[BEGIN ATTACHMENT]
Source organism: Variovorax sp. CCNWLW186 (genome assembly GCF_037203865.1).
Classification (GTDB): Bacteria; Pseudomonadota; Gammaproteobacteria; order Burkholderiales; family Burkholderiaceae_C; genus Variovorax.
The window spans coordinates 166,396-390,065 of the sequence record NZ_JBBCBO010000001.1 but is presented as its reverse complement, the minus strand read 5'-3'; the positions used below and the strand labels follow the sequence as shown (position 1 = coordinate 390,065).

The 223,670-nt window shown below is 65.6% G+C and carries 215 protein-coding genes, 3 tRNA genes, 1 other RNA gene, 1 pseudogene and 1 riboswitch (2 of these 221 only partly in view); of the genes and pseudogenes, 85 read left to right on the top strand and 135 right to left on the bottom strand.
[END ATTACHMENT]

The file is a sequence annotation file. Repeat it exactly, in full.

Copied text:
Source organism: Variovorax sp. CCNWLW186 (genome assembly GCF_037203865.1).
Classification (GTDB): Bacteria; Pseudomonadota; Gammaproteobacteria; order Burkholderiales; family Burkholderiaceae_C; genus Variovorax.
The window spans coordinates 166,396-390,065 of the sequence record NZ_JBBCBO010000001.1 but is presented as its reverse complement, the minus strand read 5'-3'; the positions used below and the strand labels follow the sequence as shown (position 1 = coordinate 390,065).

The 223,670-nt window shown below is 65.6% G+C and carries 215 protein-coding genes, 3 tRNA genes, 1 other RNA gene, 1 pseudogene and 1 riboswitch (2 of these 221 only partly in view); of the genes and pseudogenes, 85 read left to right on the top strand and 135 right to left on the bottom strand.